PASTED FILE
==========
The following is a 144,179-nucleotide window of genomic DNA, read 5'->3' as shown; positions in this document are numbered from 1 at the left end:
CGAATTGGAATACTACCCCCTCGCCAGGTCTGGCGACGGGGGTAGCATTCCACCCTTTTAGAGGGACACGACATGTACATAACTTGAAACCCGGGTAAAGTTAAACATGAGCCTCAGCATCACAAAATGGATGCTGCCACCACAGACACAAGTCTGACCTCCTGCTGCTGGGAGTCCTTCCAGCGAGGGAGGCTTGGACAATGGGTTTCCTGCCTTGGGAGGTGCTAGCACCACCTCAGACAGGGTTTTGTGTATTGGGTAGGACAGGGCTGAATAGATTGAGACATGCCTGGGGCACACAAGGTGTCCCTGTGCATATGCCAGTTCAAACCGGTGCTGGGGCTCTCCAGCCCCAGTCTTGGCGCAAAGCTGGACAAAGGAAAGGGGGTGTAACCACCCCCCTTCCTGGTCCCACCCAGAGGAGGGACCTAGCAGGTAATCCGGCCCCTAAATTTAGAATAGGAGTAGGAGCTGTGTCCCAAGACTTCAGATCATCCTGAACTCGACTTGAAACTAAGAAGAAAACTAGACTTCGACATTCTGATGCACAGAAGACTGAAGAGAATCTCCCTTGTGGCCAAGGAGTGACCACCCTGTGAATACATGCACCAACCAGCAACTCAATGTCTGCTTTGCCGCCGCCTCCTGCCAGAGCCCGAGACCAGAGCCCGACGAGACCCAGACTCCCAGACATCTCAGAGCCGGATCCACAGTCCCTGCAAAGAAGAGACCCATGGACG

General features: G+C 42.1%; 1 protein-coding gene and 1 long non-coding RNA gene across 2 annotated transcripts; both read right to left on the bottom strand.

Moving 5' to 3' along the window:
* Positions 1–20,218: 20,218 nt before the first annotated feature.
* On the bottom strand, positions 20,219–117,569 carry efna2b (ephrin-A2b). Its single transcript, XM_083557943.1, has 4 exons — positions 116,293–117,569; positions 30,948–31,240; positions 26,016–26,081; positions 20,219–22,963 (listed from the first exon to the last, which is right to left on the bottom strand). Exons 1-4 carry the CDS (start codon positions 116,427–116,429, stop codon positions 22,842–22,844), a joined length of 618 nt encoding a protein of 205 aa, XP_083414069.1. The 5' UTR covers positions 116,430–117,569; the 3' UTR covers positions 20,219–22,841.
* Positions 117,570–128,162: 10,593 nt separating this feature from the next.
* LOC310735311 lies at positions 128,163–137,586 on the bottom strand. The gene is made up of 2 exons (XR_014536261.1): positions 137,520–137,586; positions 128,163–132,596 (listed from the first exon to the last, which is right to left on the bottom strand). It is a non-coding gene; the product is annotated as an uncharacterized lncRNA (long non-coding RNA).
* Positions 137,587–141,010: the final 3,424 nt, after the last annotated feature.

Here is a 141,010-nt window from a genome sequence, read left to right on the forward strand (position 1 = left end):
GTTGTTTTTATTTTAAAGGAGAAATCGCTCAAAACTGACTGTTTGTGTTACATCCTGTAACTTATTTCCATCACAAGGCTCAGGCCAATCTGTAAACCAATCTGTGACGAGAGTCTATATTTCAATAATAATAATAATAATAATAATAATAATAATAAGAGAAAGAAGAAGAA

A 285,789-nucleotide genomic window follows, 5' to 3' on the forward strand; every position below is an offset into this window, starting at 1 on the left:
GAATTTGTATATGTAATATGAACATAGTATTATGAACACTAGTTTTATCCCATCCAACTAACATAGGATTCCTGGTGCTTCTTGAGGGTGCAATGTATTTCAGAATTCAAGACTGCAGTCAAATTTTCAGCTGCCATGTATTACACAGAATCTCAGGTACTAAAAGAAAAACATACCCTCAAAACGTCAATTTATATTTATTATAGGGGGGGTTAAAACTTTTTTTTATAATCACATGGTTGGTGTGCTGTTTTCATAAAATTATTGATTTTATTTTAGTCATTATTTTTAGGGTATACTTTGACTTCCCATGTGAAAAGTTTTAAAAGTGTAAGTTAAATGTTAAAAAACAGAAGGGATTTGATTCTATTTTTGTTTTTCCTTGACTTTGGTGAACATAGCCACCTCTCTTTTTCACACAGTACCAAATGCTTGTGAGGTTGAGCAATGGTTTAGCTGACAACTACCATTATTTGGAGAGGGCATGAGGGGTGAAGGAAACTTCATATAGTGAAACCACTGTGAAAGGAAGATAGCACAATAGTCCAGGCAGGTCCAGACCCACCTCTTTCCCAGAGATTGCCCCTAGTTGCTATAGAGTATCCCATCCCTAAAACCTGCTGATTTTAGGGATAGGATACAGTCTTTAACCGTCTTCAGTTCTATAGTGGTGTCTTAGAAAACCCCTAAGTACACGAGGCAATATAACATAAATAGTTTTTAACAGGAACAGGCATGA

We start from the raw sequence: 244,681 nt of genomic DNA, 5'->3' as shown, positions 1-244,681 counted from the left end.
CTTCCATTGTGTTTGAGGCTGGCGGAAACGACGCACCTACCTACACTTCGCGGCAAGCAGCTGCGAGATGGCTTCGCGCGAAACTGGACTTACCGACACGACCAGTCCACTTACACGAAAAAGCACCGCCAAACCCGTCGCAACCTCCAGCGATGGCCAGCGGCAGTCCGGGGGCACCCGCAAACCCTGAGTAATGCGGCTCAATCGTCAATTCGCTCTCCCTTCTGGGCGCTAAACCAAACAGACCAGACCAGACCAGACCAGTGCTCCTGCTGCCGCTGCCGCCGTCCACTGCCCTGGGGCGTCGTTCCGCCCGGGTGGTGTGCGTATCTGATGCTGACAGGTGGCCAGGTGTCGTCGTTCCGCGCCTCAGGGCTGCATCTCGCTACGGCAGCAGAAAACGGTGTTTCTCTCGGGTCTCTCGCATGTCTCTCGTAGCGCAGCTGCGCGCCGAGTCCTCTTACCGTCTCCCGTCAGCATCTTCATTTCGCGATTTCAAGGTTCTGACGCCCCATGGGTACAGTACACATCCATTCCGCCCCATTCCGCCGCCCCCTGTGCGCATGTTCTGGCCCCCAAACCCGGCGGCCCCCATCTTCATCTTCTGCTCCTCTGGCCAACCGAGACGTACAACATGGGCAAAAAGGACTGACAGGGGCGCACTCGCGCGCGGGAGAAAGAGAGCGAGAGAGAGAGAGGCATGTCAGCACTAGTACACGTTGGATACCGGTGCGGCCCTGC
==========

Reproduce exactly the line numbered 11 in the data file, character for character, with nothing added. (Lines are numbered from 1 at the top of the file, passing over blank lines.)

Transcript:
GTTGTTTTTATTTTAAAGGAGAAATCGCTCAAAACTGACTGTTTGTGTTACATCCTGTAACTTATTTCCATCACAAGGCTCAGGCCAATCTGTAAACCAATCTGTGACGAGAGTCTATATTTCAATAATAATAATAATAATAATAATAATAATAATAAGAGAAAGAAGAAGAA